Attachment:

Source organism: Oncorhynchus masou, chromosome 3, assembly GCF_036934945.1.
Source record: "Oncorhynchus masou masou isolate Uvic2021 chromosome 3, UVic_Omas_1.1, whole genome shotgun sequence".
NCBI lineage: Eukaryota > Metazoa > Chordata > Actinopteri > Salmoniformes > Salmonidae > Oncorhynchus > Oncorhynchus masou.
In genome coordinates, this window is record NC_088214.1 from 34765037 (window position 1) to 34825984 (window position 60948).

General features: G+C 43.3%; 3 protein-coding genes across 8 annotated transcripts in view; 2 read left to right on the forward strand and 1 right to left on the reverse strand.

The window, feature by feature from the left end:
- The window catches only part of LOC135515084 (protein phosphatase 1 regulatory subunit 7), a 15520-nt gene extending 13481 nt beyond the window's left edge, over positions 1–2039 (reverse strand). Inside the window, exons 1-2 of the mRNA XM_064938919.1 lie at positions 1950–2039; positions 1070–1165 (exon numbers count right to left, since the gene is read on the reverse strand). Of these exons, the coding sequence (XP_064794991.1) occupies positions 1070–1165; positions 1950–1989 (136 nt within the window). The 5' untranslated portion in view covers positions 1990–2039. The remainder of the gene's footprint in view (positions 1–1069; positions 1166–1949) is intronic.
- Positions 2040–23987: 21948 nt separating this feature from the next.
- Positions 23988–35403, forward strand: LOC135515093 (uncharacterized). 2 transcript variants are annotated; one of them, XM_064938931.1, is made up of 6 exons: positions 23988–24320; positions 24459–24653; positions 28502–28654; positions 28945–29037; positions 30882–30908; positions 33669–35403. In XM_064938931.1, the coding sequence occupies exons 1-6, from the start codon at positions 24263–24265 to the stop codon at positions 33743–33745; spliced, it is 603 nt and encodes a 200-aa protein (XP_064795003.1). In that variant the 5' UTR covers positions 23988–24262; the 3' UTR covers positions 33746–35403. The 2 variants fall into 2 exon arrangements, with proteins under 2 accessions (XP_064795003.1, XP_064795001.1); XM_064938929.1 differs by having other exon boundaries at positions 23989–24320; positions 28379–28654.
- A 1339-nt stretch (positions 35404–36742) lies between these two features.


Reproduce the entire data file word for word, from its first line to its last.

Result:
Source organism: Oncorhynchus masou, chromosome 3, assembly GCF_036934945.1.
Source record: "Oncorhynchus masou masou isolate Uvic2021 chromosome 3, UVic_Omas_1.1, whole genome shotgun sequence".
NCBI lineage: Eukaryota > Metazoa > Chordata > Actinopteri > Salmoniformes > Salmonidae > Oncorhynchus > Oncorhynchus masou.
In genome coordinates, this window is record NC_088214.1 from 34765037 (window position 1) to 34825984 (window position 60948).

General features: G+C 43.3%; 3 protein-coding genes across 8 annotated transcripts in view; 2 read left to right on the forward strand and 1 right to left on the reverse strand.

The window, feature by feature from the left end:
- The window catches only part of LOC135515084 (protein phosphatase 1 regulatory subunit 7), a 15520-nt gene extending 13481 nt beyond the window's left edge, over positions 1–2039 (reverse strand). Inside the window, exons 1-2 of the mRNA XM_064938919.1 lie at positions 1950–2039; positions 1070–1165 (exon numbers count right to left, since the gene is read on the reverse strand). Of these exons, the coding sequence (XP_064794991.1) occupies positions 1070–1165; positions 1950–1989 (136 nt within the window). The 5' untranslated portion in view covers positions 1990–2039. The remainder of the gene's footprint in view (positions 1–1069; positions 1166–1949) is intronic.
- Positions 2040–23987: 21948 nt separating this feature from the next.
- Positions 23988–35403, forward strand: LOC135515093 (uncharacterized). 2 transcript variants are annotated; one of them, XM_064938931.1, is made up of 6 exons: positions 23988–24320; positions 24459–24653; positions 28502–28654; positions 28945–29037; positions 30882–30908; positions 33669–35403. In XM_064938931.1, the coding sequence occupies exons 1-6, from the start codon at positions 24263–24265 to the stop codon at positions 33743–33745; spliced, it is 603 nt and encodes a 200-aa protein (XP_064795003.1). In that variant the 5' UTR covers positions 23988–24262; the 3' UTR covers positions 33746–35403. The 2 variants fall into 2 exon arrangements, with proteins under 2 accessions (XP_064795003.1, XP_064795001.1); XM_064938929.1 differs by having other exon boundaries at positions 23989–24320; positions 28379–28654.
- A 1339-nt stretch (positions 35404–36742) lies between these two features.